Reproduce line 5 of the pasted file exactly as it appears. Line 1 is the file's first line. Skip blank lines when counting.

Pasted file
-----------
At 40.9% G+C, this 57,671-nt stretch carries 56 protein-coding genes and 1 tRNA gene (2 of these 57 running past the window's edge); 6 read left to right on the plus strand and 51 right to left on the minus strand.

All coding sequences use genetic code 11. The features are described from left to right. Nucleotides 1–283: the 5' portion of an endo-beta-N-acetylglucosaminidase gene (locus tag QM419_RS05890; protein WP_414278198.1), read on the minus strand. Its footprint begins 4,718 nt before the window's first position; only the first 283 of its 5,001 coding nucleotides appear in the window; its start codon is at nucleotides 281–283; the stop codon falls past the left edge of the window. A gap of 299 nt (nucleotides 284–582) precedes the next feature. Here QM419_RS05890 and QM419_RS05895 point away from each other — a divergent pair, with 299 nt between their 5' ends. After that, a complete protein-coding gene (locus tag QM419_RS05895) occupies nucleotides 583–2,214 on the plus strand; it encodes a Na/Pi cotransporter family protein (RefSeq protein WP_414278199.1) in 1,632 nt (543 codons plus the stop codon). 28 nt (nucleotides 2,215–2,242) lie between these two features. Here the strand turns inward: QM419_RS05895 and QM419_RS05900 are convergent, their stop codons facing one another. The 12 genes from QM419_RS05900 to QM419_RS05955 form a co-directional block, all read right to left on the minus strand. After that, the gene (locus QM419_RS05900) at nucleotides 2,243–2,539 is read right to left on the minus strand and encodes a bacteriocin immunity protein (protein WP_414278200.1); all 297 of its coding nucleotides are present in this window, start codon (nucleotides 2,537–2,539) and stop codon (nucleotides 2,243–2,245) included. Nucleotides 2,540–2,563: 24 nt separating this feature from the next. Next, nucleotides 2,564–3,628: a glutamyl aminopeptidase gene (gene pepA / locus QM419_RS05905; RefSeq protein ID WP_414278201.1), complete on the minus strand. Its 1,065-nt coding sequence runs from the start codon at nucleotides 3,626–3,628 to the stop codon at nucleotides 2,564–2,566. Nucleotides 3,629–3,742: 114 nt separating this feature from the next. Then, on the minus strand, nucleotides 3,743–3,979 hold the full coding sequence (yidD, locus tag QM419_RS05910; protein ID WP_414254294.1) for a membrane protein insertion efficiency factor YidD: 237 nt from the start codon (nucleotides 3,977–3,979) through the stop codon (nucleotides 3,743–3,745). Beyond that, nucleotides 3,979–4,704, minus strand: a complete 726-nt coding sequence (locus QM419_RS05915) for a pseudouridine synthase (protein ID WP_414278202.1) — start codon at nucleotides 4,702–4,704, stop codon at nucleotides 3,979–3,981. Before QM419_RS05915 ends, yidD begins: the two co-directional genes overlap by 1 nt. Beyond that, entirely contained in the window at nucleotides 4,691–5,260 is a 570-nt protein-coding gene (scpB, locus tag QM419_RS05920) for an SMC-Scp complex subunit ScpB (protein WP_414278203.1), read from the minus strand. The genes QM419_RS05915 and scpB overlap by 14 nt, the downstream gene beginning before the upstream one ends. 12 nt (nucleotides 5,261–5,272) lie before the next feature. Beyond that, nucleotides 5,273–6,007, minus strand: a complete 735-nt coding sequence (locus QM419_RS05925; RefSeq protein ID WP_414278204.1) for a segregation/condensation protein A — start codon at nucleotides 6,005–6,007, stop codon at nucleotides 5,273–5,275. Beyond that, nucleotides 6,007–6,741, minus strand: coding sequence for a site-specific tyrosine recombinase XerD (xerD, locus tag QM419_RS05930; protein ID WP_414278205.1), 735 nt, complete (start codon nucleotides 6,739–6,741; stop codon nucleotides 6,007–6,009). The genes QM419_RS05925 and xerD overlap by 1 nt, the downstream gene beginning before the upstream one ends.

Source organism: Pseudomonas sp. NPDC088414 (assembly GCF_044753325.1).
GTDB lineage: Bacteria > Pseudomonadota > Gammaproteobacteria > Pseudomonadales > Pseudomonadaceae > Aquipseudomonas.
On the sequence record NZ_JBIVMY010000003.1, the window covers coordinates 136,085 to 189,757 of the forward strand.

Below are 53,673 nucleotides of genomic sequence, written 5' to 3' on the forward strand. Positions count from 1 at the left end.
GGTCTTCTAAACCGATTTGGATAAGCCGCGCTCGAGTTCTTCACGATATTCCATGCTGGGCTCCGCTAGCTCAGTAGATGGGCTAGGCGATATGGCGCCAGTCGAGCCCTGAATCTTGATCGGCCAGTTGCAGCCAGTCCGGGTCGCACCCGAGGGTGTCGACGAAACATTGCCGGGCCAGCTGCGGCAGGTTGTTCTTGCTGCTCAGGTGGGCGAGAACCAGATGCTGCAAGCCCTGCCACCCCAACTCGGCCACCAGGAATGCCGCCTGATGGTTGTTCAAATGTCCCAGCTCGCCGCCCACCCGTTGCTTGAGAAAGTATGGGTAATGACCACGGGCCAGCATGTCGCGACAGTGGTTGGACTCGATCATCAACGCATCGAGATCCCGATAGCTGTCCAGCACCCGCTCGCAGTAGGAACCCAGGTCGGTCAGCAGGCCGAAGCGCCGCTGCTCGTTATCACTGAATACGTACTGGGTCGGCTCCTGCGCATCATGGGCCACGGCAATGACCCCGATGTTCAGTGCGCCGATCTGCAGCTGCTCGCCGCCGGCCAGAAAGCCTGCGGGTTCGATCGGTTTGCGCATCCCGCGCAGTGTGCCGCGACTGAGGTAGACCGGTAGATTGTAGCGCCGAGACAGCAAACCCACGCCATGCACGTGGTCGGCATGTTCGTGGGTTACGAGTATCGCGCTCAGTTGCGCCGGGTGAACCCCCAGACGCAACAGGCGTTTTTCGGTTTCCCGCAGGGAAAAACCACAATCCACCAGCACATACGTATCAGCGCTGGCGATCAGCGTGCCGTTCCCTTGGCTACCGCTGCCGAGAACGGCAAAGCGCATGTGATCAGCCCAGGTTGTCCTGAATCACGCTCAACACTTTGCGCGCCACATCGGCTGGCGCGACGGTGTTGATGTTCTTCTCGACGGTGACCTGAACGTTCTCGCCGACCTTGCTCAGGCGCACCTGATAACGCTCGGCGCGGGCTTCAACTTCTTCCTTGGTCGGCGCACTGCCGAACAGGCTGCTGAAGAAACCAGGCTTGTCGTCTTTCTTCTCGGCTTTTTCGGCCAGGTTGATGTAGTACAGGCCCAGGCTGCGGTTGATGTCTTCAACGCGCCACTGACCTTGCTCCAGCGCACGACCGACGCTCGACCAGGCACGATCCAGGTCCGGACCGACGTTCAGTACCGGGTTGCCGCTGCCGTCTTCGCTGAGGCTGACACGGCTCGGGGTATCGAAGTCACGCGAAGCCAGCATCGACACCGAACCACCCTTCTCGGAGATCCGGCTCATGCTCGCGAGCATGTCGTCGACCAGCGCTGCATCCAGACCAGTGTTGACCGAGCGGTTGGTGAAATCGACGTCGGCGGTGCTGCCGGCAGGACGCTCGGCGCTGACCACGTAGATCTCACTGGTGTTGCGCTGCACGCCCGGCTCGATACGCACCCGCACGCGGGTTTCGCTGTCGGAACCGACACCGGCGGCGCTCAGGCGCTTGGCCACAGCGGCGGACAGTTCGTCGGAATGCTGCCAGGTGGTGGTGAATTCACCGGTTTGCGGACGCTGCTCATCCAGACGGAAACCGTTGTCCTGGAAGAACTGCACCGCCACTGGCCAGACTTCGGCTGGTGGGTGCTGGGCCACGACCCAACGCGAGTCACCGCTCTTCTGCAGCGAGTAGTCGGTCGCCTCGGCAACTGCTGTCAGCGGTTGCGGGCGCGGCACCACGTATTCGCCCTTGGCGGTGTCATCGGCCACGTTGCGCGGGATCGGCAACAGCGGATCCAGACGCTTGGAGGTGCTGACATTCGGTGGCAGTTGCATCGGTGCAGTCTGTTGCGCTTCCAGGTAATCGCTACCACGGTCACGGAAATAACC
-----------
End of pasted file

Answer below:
On the sequence record NZ_JBIVMY010000003.1, the window covers coordinates 136,085 to 189,757 of the forward strand.